Ray Collins’ Hot Club : the hotest club in town!
Imagine a band which could play to perfection a mixture of 40 and 50' s Jump-blues, swing, jive and of rock' roll with authenticity and an overflowing energy while developing their own style and composing some solid songs. A band which could set a ballroom on fire with only the first bars of a brass section. Imagine nine guys ready to party and make you spend an unforgettable evening and which for that will give all that they have! You think that kind a band has never existed and will never exist neither in Europe, neither in States nor in any area of the world. But I can swear to you that this band really exist (cause I saw them!) and that they just released their third album "Tohuwabohu" for Crazy Love Records. This group is The "Ray Collins’ Hot Club", a german bunch of wild guys which signed their first album in 2001 -“Shaking That Boogie”- and which since became a reference.
Some bands are good in studio and disappointing on stage. Some others are just the opposite; they are great entertainers but their albums are flat and without any “fever” or “guts” whatever you call it. In this case, we are dealing with this rare species of band who are at the same time achieved showmen and which sign original albums with no fillers or tracks to be thrown away.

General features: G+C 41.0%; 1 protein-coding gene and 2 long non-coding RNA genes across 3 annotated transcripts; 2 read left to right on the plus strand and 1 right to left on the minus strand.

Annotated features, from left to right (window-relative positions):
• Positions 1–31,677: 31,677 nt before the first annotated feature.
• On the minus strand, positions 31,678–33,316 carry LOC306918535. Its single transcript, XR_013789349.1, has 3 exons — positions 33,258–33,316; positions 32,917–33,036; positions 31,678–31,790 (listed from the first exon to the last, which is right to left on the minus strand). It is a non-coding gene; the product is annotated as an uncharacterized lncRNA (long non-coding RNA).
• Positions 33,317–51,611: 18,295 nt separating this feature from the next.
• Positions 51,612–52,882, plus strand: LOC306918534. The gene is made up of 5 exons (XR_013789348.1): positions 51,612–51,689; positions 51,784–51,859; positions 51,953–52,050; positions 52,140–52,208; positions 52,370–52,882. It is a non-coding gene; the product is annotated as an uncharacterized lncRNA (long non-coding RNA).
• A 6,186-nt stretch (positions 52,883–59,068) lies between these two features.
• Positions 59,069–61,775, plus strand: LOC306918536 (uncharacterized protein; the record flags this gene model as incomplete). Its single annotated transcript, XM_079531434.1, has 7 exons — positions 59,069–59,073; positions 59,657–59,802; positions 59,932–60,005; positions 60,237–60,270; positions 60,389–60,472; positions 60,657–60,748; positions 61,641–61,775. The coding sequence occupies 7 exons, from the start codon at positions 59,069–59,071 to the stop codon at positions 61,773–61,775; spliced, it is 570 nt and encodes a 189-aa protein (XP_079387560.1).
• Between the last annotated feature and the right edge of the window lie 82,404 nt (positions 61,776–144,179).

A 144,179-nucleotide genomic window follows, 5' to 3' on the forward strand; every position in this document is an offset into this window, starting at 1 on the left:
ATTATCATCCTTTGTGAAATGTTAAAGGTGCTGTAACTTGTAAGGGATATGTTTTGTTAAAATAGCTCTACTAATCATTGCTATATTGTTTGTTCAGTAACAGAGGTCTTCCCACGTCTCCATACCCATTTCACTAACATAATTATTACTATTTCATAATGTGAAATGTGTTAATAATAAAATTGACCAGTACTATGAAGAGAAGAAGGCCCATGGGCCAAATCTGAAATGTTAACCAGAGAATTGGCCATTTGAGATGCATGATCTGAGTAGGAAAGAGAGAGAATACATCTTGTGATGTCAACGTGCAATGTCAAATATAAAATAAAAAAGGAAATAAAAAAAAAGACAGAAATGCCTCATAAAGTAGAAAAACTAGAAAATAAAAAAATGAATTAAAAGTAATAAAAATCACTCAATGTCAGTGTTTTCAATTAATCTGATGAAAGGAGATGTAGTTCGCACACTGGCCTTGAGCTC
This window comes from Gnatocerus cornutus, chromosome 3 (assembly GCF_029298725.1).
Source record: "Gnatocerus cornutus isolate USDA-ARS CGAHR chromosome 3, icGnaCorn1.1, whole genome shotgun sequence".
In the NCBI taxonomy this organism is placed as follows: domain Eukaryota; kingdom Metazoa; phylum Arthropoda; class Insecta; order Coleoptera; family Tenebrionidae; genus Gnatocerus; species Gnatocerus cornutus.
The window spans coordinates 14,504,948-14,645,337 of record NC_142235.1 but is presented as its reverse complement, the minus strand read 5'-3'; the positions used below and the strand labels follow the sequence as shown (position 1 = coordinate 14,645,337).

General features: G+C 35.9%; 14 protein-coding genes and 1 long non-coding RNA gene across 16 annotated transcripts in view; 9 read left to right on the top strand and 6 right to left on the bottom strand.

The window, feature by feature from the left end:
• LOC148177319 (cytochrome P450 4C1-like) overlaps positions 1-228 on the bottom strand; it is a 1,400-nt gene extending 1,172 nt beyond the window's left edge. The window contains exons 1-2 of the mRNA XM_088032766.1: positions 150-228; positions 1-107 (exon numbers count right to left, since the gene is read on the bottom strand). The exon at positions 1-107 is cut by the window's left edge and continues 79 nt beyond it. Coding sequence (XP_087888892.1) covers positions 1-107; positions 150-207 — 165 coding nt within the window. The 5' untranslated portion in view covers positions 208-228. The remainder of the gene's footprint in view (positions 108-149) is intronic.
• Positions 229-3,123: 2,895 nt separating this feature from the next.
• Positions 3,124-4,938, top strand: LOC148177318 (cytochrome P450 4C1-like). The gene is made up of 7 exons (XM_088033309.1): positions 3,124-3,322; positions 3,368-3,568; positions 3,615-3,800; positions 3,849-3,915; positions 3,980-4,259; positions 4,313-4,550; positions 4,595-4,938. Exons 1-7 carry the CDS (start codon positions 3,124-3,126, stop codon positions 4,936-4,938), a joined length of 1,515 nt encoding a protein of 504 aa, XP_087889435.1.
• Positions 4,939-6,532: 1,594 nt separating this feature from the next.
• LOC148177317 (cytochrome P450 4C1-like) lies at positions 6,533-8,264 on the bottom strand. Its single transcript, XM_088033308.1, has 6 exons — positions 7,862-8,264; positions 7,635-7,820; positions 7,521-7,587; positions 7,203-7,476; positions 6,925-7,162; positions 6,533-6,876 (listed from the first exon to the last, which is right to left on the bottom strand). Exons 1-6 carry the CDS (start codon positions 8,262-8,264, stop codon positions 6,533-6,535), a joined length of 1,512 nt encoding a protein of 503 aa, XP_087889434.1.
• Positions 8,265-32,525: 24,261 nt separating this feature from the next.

Mister “Ray Collins” (Andreas) talked to Long Tall some years ago about the first album of the gang and soon he will tell you more about what has happened since and their plans. Just have a read and learn more about the number one jumpin’ and jivin’ band in Europe and don’t forget to have a look at their first class website : 
Be there or be square!!

by Dave "Long Tall" Phisel

Could you tell us a little about the recording of your first album?
We did a five days recording session together. A lot of the songs of the album were exactly one day old when we recorded them. That was the funniest and best session that I ever did so far. We did a lot of very spontanic things that are now banned on our album. For example the sounds of the smooth sliding hawaiian style guitar on «Down In Hell». Fredrik Rosén, the guitarist, came up to me and said: «Hey, I think that guitar might sound great with that melody.» That was a few minutes before we recorded it. And now I would say this was exactly the only way to record that song. The last song we recorded late at night was «Burn Out Boogie». And I aint lying, that was the biggest blast I´ve ever heard: we were all drunk (in fact I was even to drunk to play any more sensefull notes. So I put my guitar away and just danced around), the sound engineer too, he came into the recording room, clapping hands and shouting with us, the band played like mad. After the final chord we didn´t have to check the tape to know it was perfect. And I still think so. It may be recorded in a studio but if you listen you´ll feel the athmosphere of a 100% live recording. To answer your question: that session was very special for us and we knew we´d have to play that live on stage.